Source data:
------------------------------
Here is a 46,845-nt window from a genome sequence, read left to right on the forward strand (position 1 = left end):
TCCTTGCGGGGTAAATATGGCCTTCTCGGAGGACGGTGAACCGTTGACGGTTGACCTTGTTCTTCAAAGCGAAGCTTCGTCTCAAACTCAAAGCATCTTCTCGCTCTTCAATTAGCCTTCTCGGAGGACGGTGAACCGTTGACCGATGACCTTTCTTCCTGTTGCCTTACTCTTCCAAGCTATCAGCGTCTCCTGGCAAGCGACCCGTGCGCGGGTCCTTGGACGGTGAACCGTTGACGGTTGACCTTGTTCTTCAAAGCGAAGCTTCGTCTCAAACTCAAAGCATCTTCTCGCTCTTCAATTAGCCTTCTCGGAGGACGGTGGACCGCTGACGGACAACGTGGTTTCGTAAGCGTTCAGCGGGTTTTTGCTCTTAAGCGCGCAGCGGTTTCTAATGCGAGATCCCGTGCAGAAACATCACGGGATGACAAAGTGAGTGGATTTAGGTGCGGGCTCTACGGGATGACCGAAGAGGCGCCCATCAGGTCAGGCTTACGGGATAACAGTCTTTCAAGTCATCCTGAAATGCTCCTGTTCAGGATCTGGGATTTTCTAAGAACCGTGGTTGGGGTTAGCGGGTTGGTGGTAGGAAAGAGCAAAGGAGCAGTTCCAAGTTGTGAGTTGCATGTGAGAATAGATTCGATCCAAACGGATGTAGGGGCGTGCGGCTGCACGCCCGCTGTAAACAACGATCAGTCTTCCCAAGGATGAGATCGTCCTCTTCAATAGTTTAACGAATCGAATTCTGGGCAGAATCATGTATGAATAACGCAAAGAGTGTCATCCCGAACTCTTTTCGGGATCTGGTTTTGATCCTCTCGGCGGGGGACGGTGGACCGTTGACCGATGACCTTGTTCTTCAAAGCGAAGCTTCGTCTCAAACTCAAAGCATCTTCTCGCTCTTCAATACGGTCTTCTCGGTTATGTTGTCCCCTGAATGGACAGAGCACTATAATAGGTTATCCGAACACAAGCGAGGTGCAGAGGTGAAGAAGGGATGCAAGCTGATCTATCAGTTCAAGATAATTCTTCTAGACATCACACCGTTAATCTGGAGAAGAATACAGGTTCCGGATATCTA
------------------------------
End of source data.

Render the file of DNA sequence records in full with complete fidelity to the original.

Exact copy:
Here is a 46,845-nt window from a genome sequence, read left to right on the forward strand (position 1 = left end):
TCCTTGCGGGGTAAATATGGCCTTCTCGGAGGACGGTGAACCGTTGACGGTTGACCTTGTTCTTCAAAGCGAAGCTTCGTCTCAAACTCAAAGCATCTTCTCGCTCTTCAATTAGCCTTCTCGGAGGACGGTGAACCGTTGACCGATGACCTTTCTTCCTGTTGCCTTACTCTTCCAAGCTATCAGCGTCTCCTGGCAAGCGACCCGTGCGCGGGTCCTTGGACGGTGAACCGTTGACGGTTGACCTTGTTCTTCAAAGCGAAGCTTCGTCTCAAACTCAAAGCATCTTCTCGCTCTTCAATTAGCCTTCTCGGAGGACGGTGGACCGCTGACGGACAACGTGGTTTCGTAAGCGTTCAGCGGGTTTTTGCTCTTAAGCGCGCAGCGGTTTCTAATGCGAGATCCCGTGCAGAAACATCACGGGATGACAAAGTGAGTGGATTTAGGTGCGGGCTCTACGGGATGACCGAAGAGGCGCCCATCAGGTCAGGCTTACGGGATAACAGTCTTTCAAGTCATCCTGAAATGCTCCTGTTCAGGATCTGGGATTTTCTAAGAACCGTGGTTGGGGTTAGCGGGTTGGTGGTAGGAAAGAGCAAAGGAGCAGTTCCAAGTTGTGAGTTGCATGTGAGAATAGATTCGATCCAAACGGATGTAGGGGCGTGCGGCTGCACGCCCGCTGTAAACAACGATCAGTCTTCCCAAGGATGAGATCGTCCTCTTCAATAGTTTAACGAATCGAATTCTGGGCAGAATCATGTATGAATAACGCAAAGAGTGTCATCCCGAACTCTTTTCGGGATCTGGTTTTGATCCTCTCGGCGGGGGACGGTGGACCGTTGACCGATGACCTTGTTCTTCAAAGCGAAGCTTCGTCTCAAACTCAAAGCATCTTCTCGCTCTTCAATACGGTCTTCTCGGTTATGTTGTCCCCTGAATGGACAGAGCACTATAATAGGTTATCCGAACACAAGCGAGGTGCAGAGGTGAAGAAGGGATGCAAGCTGATCTATCAGTTCAAGATAATTCTTCTAGACATCACACCGTTAATCTGGAGAAGAATACAGGTTCCGGATATCTA